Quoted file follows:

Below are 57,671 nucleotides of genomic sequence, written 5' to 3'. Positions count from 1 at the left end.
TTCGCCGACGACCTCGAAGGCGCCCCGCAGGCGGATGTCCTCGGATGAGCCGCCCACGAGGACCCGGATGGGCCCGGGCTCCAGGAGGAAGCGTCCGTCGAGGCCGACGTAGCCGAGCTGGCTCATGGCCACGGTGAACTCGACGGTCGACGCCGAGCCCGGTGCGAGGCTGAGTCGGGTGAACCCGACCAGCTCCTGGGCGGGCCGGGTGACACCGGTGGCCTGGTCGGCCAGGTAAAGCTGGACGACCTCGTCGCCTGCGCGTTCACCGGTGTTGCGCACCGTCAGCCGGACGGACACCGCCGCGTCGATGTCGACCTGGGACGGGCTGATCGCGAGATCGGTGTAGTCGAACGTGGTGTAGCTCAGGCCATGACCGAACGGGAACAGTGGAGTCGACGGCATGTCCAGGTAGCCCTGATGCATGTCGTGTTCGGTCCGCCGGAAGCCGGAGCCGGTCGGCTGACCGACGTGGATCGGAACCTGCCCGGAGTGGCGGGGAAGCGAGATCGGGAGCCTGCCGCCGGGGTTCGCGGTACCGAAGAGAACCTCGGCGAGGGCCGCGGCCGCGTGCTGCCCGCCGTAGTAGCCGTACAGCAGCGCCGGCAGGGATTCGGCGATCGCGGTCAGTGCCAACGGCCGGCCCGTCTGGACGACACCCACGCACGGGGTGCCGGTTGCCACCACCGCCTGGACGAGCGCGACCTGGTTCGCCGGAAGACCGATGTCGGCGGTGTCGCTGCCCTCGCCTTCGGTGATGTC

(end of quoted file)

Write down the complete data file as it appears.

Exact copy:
Below are 57,671 nucleotides of genomic sequence, written 5' to 3'. Positions count from 1 at the left end.
TTCGCCGACGACCTCGAAGGCGCCCCGCAGGCGGATGTCCTCGGATGAGCCGCCCACGAGGACCCGGATGGGCCCGGGCTCCAGGAGGAAGCGTCCGTCGAGGCCGACGTAGCCGAGCTGGCTCATGGCCACGGTGAACTCGACGGTCGACGCCGAGCCCGGTGCGAGGCTGAGTCGGGTGAACCCGACCAGCTCCTGGGCGGGCCGGGTGACACCGGTGGCCTGGTCGGCCAGGTAAAGCTGGACGACCTCGTCGCCTGCGCGTTCACCGGTGTTGCGCACCGTCAGCCGGACGGACACCGCCGCGTCGATGTCGACCTGGGACGGGCTGATCGCGAGATCGGTGTAGTCGAACGTGGTGTAGCTCAGGCCATGACCGAACGGGAACAGTGGAGTCGACGGCATGTCCAGGTAGCCCTGATGCATGTCGTGTTCGGTCCGCCGGAAGCCGGAGCCGGTCGGCTGACCGACGTGGATCGGAACCTGCCCGGAGTGGCGGGGAAGCGAGATCGGGAGCCTGCCGCCGGGGTTCGCGGTACCGAAGAGAACCTCGGCGAGGGCCGCGGCCGCGTGCTGCCCGCCGTAGTAGCCGTACAGCAGCGCCGGCAGGGATTCGGCGATCGCGGTCAGTGCCAACGGCCGGCCCGTCTGGACGACACCCACGCACGGGGTGCCGGTTGCCACCACCGCCTGGACGAGCGCGACCTGGTTCGCCGGAAGACCGATGTCGGCGGTGTCGCTGCCCTCGCCTTCGGTGATGTC